I guess it was inevitable. The entirety of my pregnancy was spent trying to keep information from getting to my estranged mother. Mostly it was out of a wish to avoid stress and drama, but also out of a cowardly avoidance to confronting a lot of the issues I’d been trying to work out in my weekly therapy sessions.
Still, as much work as I did on myself, I became sadder and sadder that I’d eventually have to put the rage and resentment into words that would somehow reach her. I felt cowardly, because I wanted to feel the authentic feelings I had, but didn’t have the courage to tell her exactly how I felt, knowing how hurtful it would be to hear. How do you live with yourself knowing that you hate the person you’re supposed to love, and you can’t bear to say it to them. So instead you choose silence.
I’d managed the entire pregnancy in what I imagined was her ignorance of it. If she had any knowledge, I never heard any of it. But as fate would have it, by the courtesy of uncooperative Facebook privacy settings, the cat was let out of the bag by my own husband. A telltale “like” showed up on some of his other pictures, posted around the same time, so it was pretty obvious that she was now aware.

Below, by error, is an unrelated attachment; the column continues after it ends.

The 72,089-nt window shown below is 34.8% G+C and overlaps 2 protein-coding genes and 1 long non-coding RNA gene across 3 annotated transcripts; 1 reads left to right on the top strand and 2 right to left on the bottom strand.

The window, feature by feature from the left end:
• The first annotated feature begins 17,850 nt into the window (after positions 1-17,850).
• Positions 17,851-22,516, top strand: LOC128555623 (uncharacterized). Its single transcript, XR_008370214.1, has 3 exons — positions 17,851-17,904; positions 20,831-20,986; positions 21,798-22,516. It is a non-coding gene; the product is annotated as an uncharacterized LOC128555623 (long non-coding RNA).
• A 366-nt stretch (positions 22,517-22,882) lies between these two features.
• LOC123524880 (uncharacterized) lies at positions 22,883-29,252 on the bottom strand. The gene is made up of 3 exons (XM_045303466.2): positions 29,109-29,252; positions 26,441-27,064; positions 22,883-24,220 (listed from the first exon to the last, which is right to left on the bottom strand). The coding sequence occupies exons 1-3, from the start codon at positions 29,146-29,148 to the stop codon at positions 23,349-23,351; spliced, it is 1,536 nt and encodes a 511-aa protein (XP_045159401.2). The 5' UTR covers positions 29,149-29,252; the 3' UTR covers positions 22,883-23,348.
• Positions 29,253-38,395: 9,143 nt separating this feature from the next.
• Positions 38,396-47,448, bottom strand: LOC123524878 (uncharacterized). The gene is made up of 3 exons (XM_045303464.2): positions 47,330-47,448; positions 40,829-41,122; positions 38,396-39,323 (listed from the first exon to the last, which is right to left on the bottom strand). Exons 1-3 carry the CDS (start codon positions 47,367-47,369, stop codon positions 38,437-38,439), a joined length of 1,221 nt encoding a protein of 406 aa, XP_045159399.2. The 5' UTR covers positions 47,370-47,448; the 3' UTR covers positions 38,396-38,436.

If I had any doubts, a phone call came the next day from my brother who was living with her. We hadn’t spoken in nearly as much time as I’d been estranged from my other. It was a difficult conversation, one I hadn’t expected. By the end, we had discussed without judgment the way things were, and why. He seemed to understand, as only someone who lived through the same hell as I did could. I hated that we had to spend so much time in limbo, not communicating, not really knowing how the other person felt.
I hung up with him and broke down in tears. It was both a release and an acceptance that the last two years of my life had been an orchestration of my own design. It was not something that I enjoyed, but it seemed like a necessity in order to survive, not unlike the way I coped with my home life growing up. I also wept for my son, who would be deprived a “normal” or “healthy” extended family, at least from my side of things. It wasn’t fair, but it is the way it needs to be.